…wasn’t it just a picture?

The old adage that a picture is worth a thousand words really means something to me. If you were to tour my house you’d understand how seriously I take my photos. We have a long hallway that intersects with a shorter one and there’s only a bit of room left to hang more.

photos by dfav 10/16/2020

There are others scattered about, sitting on our mantle piece, hanging on another’s rooms wall. Some of them are of family that I never even knew. My paternal grandmother’s family. My husband’s grandparents and an uncle that passed before we got married. Every photo has a memory, a story connected and the people in them are a part of me. Of course, our daughter’s life is chronicled in photos.

There is one photograph though that has always been missing. It hung on my paternal grandmother’s wall for as long as I can remember. I used to stare at it every time we went to visit and my grandmother would repeat the story of the day it was made. In it I am a newborn, my parents were 19 (mother) and 20 (father). Off to the side watching the event was my paternal grandfather, Grandpa Tollie.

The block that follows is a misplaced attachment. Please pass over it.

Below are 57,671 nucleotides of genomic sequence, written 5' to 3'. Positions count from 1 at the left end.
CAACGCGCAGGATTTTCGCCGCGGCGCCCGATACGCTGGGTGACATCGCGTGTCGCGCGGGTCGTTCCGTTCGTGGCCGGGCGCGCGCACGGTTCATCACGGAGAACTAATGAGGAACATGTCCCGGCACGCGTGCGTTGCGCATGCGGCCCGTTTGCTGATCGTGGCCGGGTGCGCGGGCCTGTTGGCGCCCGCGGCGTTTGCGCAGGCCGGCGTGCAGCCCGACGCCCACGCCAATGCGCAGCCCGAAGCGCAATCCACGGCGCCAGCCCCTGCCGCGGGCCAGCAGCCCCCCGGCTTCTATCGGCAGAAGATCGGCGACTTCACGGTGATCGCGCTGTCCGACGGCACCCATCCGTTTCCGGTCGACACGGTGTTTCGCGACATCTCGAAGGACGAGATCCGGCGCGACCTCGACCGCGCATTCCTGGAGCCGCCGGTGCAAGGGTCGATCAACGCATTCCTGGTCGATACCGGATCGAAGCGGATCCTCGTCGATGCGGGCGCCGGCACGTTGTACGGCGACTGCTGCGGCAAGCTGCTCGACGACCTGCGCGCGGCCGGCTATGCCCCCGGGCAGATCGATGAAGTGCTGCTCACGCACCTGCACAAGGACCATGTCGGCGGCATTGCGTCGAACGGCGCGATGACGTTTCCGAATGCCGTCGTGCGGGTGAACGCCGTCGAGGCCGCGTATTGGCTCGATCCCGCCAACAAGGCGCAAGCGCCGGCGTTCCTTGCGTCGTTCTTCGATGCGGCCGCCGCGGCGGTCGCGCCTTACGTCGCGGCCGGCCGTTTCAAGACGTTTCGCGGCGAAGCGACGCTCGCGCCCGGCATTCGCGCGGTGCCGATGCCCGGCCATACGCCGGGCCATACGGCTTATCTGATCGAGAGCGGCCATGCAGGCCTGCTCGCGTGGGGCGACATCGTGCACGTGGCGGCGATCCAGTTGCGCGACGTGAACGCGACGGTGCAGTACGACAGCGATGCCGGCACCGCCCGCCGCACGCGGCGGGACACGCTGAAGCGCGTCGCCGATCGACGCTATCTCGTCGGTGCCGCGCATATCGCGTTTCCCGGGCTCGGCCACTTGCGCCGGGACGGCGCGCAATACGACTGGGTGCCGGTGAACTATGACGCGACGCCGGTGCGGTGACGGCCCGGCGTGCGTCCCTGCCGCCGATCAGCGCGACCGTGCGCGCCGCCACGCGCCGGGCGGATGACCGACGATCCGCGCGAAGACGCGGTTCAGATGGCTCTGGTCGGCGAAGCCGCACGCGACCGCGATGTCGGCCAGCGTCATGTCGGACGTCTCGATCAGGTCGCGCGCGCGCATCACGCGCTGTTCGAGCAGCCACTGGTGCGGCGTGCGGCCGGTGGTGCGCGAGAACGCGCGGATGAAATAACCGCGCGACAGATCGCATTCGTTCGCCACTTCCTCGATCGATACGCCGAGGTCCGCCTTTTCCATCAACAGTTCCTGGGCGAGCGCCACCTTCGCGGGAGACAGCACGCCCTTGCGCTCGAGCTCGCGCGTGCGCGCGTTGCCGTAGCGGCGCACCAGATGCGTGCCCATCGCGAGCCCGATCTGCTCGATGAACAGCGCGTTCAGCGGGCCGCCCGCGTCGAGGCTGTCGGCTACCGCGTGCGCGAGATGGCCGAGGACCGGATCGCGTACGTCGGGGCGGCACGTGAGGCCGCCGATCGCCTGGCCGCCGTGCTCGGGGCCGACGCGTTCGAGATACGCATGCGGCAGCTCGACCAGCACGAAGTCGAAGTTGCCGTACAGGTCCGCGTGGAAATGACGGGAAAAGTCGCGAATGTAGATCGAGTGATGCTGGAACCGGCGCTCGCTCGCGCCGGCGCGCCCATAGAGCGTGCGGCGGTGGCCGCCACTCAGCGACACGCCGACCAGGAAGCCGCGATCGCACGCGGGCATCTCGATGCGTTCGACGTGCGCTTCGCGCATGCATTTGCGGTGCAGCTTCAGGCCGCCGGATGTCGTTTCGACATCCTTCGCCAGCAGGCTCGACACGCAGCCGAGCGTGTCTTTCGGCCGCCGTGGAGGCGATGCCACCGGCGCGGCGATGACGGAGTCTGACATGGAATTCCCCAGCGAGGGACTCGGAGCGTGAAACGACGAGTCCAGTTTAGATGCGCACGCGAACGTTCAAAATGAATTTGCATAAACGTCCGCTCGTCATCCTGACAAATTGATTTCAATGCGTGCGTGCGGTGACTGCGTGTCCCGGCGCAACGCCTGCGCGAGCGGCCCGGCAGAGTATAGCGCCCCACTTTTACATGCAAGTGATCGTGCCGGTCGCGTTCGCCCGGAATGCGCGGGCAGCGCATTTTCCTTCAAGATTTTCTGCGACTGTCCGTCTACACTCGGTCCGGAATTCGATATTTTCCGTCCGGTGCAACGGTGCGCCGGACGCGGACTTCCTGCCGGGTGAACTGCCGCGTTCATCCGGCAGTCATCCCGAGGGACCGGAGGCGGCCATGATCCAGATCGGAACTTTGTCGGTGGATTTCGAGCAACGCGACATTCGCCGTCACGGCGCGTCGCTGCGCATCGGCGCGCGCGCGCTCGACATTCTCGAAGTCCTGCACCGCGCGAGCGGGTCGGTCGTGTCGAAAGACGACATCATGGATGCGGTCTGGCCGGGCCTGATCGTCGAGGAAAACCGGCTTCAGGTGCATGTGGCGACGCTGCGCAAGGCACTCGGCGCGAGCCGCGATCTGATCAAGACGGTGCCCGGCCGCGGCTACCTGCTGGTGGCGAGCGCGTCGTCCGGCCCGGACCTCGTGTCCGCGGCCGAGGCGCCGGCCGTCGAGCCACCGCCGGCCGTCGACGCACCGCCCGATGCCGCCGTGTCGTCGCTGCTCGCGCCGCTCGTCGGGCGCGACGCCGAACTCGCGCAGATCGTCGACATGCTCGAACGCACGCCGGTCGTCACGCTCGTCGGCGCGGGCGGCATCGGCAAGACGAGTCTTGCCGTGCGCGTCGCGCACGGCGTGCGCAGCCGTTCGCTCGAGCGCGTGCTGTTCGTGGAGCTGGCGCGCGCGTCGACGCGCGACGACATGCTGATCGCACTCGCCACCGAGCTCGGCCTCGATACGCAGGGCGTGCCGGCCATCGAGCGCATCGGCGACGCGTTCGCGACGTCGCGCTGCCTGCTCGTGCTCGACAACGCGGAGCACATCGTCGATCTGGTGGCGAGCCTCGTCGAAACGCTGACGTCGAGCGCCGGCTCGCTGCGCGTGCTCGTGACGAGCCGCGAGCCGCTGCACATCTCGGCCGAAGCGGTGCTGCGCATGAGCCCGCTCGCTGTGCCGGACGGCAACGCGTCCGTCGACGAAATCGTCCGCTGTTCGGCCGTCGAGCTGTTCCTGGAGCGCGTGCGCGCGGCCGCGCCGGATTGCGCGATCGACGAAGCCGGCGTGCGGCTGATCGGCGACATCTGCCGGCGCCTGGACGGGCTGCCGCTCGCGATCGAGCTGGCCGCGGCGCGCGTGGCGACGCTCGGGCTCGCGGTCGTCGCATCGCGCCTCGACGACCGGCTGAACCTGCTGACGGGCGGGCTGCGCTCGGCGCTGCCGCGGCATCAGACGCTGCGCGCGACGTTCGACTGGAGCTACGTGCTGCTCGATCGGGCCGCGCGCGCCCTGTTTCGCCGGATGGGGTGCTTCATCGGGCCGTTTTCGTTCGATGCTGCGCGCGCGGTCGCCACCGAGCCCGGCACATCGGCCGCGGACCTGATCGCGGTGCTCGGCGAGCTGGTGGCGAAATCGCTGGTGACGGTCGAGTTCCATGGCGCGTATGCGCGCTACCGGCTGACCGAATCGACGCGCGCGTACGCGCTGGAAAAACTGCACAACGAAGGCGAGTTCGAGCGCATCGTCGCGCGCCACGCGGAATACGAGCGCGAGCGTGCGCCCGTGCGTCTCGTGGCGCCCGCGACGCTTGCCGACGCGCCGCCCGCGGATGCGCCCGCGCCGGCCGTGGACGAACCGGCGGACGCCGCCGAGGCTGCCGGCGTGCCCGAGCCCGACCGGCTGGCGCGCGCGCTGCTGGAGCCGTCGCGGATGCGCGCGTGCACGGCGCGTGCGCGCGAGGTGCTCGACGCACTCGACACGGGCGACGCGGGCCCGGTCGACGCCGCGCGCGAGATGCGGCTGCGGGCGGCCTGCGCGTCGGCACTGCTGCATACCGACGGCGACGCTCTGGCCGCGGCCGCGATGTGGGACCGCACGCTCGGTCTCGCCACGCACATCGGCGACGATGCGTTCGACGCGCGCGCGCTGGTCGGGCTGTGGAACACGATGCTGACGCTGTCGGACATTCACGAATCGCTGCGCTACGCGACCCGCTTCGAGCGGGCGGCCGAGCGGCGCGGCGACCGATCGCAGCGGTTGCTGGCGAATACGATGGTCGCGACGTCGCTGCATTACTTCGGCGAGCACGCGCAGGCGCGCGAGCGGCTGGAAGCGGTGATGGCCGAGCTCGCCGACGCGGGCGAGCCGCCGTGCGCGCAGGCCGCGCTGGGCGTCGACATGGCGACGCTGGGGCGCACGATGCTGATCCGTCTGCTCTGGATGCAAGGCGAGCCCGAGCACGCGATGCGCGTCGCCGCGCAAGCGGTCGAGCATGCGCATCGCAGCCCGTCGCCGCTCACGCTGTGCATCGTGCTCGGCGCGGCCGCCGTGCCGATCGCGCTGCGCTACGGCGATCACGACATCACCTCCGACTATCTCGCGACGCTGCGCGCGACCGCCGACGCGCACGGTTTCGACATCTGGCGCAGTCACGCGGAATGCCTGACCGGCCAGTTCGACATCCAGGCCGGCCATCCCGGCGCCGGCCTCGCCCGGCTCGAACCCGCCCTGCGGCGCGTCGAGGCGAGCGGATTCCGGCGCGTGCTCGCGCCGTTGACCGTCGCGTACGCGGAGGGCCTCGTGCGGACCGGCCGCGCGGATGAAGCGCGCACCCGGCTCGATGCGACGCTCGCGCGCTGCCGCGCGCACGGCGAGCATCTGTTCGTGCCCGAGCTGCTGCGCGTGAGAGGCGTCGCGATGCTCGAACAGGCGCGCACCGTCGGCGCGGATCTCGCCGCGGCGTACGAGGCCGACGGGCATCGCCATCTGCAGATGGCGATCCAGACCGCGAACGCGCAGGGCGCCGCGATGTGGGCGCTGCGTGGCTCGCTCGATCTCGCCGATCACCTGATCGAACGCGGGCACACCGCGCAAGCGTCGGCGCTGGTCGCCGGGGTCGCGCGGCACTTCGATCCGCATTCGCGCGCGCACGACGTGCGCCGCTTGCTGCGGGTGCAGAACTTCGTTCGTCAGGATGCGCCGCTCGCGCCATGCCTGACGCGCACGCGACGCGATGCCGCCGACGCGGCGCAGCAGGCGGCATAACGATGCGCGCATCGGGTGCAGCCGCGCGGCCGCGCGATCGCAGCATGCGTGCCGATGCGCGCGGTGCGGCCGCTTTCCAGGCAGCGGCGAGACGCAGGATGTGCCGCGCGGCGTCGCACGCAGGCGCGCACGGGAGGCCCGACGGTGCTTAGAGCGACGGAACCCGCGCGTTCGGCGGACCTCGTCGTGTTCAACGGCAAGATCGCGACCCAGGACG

photographer unknown, March 1964.

Who knows why, exactly, but I was told Grandpa Tollie was crazy over me. Could have been that I was the first grandchild. Could have been because I was a girl. My grandparents had boys, no girls. Could be because I was cute as a newborn. I don’t know, that’s the story I was told.

Anyway along with the 8×10″ picture of me with my parents was a smaller one in the upper right corner of my father and mother on the day they were married.

My grandmother promised me I could have that picture one year when I was in high school and she was alive and well. She said, “When I die I want you to have that picture.” Granny told my parents and she told the other aunts and uncles there too. Later, when she was very ill and I came home to see her she repeated that promise.

I left my home state when I finished college so I only saw Granny a couple times after that move. Every now and then one of us would call each other. Or I would write her a letter. But, I knew her intentions about that photograph. I knew she remembered.